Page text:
|08-13-2013 10:47 AM|
Confidence building helps as well. There are small things you can do such as lay a ladder out horizontally (or build one from PVC, which I did), and have the dog step through it, have them walk on leash and find things that would be "obstacles" like stairs, big rocks, weaving between pillars of a building or circling around mailboxes, etc. to help make Drexler feel more comfortable when he's out and about.
I have a rather timid GSD that came to me as a 3 year old. Now he's almost 8, and his timidity has turned to occassional fear-based aggression. With lots of obedience work on leash, as well as our "obstacle walks," I've found that he focuses his attention on me and has gotten better at understanding that I am there to protect him, not the other way around.
I think predisposed genetics play a critical factor here, and understand that there may be only so much that you can do, but if you are cognizant of Drexler's peripherals, you should be able to anticipate in enough time to prevent him from developing a fear-based response due to his shyness.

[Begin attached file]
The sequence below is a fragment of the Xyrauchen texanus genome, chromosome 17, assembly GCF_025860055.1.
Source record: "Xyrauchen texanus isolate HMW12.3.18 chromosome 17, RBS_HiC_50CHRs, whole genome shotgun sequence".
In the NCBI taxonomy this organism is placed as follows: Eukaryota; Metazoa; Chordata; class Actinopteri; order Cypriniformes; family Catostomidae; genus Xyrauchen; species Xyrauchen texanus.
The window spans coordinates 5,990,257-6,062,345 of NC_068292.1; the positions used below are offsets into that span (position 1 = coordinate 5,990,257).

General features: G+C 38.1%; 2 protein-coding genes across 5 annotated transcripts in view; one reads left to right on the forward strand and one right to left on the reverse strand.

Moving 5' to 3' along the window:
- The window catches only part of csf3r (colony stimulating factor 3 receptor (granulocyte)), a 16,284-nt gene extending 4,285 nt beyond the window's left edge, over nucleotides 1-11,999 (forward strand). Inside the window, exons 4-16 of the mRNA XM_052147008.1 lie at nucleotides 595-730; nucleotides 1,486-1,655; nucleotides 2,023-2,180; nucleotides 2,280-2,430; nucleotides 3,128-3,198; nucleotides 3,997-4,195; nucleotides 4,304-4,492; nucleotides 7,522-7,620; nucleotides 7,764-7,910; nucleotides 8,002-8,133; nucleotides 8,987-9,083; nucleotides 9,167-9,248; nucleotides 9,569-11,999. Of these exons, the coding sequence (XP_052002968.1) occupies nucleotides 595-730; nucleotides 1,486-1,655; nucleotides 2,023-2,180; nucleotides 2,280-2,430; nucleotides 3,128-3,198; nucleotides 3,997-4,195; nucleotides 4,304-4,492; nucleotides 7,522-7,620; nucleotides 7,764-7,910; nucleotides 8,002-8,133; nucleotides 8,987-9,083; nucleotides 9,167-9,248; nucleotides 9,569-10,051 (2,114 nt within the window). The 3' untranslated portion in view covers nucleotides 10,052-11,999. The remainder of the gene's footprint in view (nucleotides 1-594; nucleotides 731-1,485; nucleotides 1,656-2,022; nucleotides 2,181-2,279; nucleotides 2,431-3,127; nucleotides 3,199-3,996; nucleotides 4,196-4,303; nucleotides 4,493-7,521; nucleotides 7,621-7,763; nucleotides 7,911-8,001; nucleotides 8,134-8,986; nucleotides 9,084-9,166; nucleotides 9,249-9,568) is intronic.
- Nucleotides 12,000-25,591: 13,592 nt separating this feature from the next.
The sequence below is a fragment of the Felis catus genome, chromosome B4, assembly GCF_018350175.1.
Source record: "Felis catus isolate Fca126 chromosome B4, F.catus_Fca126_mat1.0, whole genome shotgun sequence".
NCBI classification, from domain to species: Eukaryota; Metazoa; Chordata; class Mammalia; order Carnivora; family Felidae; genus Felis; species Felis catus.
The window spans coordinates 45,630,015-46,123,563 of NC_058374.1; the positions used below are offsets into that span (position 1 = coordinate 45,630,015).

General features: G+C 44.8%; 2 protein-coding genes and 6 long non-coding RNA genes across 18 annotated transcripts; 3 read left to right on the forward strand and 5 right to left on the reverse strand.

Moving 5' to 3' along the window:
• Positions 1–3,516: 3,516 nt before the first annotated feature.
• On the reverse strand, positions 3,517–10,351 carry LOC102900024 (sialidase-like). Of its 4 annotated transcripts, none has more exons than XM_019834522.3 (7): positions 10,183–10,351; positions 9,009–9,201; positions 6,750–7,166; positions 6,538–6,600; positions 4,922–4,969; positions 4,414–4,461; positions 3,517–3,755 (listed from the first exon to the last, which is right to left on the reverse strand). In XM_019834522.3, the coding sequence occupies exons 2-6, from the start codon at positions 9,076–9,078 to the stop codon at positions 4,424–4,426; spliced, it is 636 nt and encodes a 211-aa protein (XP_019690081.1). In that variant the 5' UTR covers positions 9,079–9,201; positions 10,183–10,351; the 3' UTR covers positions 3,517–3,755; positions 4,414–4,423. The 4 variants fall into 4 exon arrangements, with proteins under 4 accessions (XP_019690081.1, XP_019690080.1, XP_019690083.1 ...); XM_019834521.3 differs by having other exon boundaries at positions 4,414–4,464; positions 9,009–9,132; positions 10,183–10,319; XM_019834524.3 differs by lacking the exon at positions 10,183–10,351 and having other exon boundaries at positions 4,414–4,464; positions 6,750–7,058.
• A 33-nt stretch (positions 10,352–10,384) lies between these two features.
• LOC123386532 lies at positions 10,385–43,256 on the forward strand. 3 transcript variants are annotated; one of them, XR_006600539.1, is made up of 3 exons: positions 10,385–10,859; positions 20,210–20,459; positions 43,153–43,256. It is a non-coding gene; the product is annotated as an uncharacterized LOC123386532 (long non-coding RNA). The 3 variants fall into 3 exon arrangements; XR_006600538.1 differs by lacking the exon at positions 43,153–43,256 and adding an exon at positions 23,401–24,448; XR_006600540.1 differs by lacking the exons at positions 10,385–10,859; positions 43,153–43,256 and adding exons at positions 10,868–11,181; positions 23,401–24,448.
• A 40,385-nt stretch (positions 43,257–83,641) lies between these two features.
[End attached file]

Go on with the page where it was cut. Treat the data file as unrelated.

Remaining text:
|08-13-2013 10:21 AM|
I would back off a bit with people approaching him, and just work on him being around people in general and able to cope.
Have you been to positive dog classes?
Have you clicker trained?
Have you been able to use tons of treats and work with toy/engagement training?
There are more timid pups but you can make them more comfortable by giving them confidence in YOU and your judgement as well as ability to take control of any situations and be their leader. So how YOU behave. How YOU take control of other people and take the stress away.
You able to purchase and watch the DVD Calming Signals by Turid Rugaas? Huge help for you to learn to read your dog and deal early to help.
Welcome to Dogwise.com
|08-13-2013 10:16 AM|
I don't know if its confined spaces so much as he didn't like the proximity of the strangers and perhaps combined with his perceived lack of escape routes.
Next time you are taking him somewhere like the situation you had been in at the cafe instead of just ignoring it and letting him be (which wasn't bad per se) go ahead and have treats on you. Also make sure he is hungry. **** don't feed him until hes in situations where strangers are near. Also make sure they are high value treats (think steak or slices of freshpet or something meaty.) Then when he showed that stress when the people sat near him you can take him to his threshold range where he eats food and play engagement games like this. Then gradually work him in closer over time.